You’re Fired: The Best Thing That Ever Happened

This article is from Ross of Go Be Rich.

Youre Fired

You're Fired!

There are two little words that have the power over grown men to make them sick to their stomachs, slightly light-headed, and generally feel about as big a mouse. They also happen to be Donald Trump's two favorite words:

You're fired.

That's right, two little words that can potentially shake up someone's world to its very core. This unfortunate turn of events can be all the more painful if you’re not financially prepared for it, with 3-6 months of savings built up prior to getting the boot.

But, like I always try to do, I've found the good within these two words, although it wasn't really too fun of a process.

This I learned from being fired myself.

In hindsight it's probably one of the best things that have ever happened to me, and I'll tell you why.

First off, I attended High School for 5 years. Before you get the wrong idea, it's not because I was held back or failing my classes (although I admit I was far from the best student), but because my family and I moved 900 miles across the country from Kansas to Alabama during the summer after my junior year.

This understandably put me in a bit of a bad mood during my senior year…or what I thought was my senior year. Turns out Alabama requires more credits to graduate than Kansas does, and this is why I had an extra year of high school.

My First Career Path

I tell you this bit of my story to illustrate the fact that at the time I was a fairly ticked off adolescent. So when I finally graduated, I wasn't really too motivated to do much of anything. My parents pushed me to decide on some sort of path to follow, and I thought it would be kind of cool to learn how to be a mechanic (just sitting here typing this out right now makes me realize how ridiculous this sounds… I suppose if you knew me you'd understand).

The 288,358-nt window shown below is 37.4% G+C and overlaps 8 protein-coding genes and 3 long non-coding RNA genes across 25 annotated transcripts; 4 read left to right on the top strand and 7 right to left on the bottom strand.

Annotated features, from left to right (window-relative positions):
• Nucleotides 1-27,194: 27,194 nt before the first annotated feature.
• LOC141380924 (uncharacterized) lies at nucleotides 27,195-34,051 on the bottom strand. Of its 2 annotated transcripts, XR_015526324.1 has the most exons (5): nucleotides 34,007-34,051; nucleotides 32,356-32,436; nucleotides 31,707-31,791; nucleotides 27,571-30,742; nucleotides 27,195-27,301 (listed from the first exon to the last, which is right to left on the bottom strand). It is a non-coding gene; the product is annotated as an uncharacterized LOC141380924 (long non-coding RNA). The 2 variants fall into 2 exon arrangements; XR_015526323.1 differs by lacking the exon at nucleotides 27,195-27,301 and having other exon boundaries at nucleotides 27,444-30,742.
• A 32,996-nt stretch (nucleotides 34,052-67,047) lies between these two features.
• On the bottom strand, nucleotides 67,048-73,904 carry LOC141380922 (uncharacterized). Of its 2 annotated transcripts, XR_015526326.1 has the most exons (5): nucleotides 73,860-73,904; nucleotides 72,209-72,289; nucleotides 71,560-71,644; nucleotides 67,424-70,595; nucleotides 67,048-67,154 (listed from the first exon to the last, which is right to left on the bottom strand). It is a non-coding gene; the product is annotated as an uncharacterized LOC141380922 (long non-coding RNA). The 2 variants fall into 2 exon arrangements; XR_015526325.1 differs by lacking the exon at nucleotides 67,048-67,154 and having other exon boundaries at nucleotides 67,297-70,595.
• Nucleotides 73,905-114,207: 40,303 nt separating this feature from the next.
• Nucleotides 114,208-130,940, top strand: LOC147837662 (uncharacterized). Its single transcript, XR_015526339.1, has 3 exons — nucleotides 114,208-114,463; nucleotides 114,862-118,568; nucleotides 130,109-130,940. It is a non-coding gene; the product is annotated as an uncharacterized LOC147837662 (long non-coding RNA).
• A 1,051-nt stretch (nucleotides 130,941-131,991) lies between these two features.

I made the jump from having an interest in the Fast and Furious movies to deciding that was going to be my career…not my brightest moment.

I moved back to Kansas and lived with my grandmother, who worked at a vocational school that had a 10-month technical certificate program in automotive technology. I finished this program, received my certificate, and was ready to fix some cars. I got a job at Pep Boys, and for a while I was content.

“A while” lasted about 2 or 3 months.

Fast and Furious

They don't let you work on these at Pep Boys.

I quickly realized all I was going to get to do was change oil and tires. I started looking around for an independent shop that was hiring, one that would require a wider range of work out of me, granting me more experience and perhaps letting me work closely with someone who could teach and instruct me as well.

I found a place that fit the bill (a small used car dealership), and was even promised one-on-one attention with their master technician. I saw this technician once.

Same story as Pep Boys basically. In fact, the next couple of shops I worked at can be summed up similarly. Eventually I ended up at a busy general repair shop owned by a nice enough couple who employed one other mechanic, a guy I had gone to high school and through the technical certificate program with.

Just When Things Were Going Well

I thought it was going pretty well there. I was getting to do more and more things, the time seemed to go by pretty quickly, and I was developing a pretty good rapport with the owner.